So rather than say it is not possible to predict Judo using metrics, I argue that it is possible and that we just have yet to research well enough to find the metrics that matter.
Whether we ever are able to measure enugh worthwhile information to predict results of individual matches… we shall see. Also, whether we will be able to use these metrics for anything other than academic use is questionable also. I am not sure that we can coach players to fight certain ways as the statistics say it will result in a victory. So perhaps Judo metrics will never be an “applied science”.
Personally, I suspect that performance metrics will prove useful.
Assuming we can discover the right things to measure and we are able to interpret the results appropriately. “Knowledge is power” they say, we already know that countries like Germany and France are compiling information/knowledge about the players their players will meet, in terms of throws they use etc. It is not that big a leap from this to them also collecting statistics on throw frequencies and scoring ratios etc.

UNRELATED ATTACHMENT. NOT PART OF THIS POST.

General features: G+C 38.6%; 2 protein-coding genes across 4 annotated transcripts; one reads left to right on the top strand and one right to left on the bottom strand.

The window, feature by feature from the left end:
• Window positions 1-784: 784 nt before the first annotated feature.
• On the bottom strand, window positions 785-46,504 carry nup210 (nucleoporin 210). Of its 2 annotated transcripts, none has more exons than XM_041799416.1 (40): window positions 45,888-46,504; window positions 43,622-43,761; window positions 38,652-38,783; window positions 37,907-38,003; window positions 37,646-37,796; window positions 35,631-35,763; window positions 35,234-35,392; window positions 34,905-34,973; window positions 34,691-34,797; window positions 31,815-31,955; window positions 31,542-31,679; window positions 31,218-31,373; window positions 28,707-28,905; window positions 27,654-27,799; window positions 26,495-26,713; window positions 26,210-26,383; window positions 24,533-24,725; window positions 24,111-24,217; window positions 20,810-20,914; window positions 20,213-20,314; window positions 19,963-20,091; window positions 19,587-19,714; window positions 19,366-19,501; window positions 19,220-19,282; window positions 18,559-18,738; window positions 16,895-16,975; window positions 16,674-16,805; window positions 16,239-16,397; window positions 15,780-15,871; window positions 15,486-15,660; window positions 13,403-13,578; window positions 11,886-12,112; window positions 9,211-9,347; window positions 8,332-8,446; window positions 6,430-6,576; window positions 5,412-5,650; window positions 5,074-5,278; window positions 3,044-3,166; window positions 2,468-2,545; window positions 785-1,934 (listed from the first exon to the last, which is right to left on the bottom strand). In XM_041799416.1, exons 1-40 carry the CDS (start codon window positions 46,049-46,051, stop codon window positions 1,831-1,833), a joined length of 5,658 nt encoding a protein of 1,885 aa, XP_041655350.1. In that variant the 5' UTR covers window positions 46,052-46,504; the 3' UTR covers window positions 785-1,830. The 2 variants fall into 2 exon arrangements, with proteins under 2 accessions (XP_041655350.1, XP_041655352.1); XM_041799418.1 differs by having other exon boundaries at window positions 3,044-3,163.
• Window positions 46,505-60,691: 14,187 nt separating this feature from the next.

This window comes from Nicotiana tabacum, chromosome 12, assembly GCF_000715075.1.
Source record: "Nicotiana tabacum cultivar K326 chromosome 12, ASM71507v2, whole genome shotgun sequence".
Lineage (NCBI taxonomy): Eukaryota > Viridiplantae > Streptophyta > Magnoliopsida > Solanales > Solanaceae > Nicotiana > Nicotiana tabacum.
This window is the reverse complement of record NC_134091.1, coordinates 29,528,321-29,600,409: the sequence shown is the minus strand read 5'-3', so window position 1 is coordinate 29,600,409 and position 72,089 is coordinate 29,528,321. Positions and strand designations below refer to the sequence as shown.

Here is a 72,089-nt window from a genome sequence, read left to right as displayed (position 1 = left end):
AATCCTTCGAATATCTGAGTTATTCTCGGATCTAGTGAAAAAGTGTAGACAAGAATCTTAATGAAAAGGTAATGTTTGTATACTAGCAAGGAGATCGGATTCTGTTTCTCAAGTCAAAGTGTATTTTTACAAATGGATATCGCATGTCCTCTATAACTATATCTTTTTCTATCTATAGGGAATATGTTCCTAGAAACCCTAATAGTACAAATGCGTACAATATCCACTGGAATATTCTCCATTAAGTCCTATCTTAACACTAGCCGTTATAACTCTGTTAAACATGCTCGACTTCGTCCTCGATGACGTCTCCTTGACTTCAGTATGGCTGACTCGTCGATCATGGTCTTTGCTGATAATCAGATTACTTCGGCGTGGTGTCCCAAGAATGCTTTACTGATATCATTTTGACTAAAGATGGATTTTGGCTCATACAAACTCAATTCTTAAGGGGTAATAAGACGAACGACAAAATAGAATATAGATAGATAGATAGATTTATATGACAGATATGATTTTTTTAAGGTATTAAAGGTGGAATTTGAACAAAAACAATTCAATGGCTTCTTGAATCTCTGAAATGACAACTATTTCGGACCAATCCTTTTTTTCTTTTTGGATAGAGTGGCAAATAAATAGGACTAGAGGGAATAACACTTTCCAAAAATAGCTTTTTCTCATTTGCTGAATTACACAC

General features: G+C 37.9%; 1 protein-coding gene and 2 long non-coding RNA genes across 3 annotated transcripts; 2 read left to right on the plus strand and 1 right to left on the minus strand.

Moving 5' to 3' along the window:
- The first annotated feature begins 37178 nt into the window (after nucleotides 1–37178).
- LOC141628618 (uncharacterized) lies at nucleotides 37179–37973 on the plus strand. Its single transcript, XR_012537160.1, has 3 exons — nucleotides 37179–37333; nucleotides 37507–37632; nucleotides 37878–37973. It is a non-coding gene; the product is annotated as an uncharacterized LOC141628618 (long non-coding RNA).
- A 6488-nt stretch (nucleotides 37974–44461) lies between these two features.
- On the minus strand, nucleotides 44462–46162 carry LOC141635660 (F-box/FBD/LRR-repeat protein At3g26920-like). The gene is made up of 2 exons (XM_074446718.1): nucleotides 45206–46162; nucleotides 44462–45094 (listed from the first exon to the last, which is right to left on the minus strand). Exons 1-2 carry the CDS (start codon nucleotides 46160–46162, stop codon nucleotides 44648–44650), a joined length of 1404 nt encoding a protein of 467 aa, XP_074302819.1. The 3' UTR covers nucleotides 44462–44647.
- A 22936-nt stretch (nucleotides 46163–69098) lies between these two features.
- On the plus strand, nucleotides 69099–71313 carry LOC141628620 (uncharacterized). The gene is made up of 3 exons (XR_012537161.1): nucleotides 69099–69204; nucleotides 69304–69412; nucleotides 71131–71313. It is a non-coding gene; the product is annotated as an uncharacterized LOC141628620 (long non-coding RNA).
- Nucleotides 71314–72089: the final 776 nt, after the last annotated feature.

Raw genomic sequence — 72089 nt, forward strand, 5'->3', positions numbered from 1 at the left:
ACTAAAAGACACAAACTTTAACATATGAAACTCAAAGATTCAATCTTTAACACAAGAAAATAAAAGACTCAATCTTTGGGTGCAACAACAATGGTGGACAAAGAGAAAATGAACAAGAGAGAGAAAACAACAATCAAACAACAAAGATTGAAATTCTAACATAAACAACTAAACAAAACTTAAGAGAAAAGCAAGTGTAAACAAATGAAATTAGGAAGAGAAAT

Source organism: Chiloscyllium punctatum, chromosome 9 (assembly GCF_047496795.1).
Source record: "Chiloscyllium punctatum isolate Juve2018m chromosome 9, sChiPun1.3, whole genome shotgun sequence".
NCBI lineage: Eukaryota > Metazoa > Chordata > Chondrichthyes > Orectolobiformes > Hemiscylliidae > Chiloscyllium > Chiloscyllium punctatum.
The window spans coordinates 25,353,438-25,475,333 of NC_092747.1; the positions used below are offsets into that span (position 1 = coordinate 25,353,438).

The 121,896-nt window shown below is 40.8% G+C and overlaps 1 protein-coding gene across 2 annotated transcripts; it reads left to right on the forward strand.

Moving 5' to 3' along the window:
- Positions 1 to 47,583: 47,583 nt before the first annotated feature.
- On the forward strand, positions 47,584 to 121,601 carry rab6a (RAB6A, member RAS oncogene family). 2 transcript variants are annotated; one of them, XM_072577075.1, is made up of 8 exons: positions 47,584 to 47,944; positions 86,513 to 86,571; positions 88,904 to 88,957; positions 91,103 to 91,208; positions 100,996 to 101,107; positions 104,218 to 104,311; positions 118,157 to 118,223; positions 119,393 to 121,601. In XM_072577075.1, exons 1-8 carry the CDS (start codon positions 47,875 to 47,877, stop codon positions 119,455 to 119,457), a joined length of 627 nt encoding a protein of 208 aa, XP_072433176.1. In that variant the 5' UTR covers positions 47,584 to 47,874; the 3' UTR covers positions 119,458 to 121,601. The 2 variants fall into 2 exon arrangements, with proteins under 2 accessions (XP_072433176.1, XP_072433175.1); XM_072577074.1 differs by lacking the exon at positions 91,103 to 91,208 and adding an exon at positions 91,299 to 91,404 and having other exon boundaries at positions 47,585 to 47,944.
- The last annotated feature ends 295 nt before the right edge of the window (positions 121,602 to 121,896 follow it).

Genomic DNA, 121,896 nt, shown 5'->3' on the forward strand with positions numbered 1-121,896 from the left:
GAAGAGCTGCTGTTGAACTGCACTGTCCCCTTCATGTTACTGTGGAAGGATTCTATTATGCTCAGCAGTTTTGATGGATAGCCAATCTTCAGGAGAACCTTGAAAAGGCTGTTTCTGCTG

I suspect that we could increase our success in Judo if we were able to analyze more knowledge (metrics) about players from other countries.
Talent ID and Judo Metrics
I believe that we can predict the result of matches through Judo metrics, I also believe that we can/could predict who would be a good Judoka; if we can assess enough variables. We may not be able to predict accurately, but we could identify likely candidates. We have some evidence to support this via the soviet era sport and more recently in China.
It may well be the case that JudoMetrics is as realistic science as Psychohistory and it may well be “bunkum“, but IMHO it is worth researching further, at least to a point where we have a better view of it and can decide if it is the future or snake oil. It may be that on this site I am pursueing an idea as mad as Max Cohen’s in Pi… time will tell.
A site devoted to developing metrics for Judo by Lance Wicks.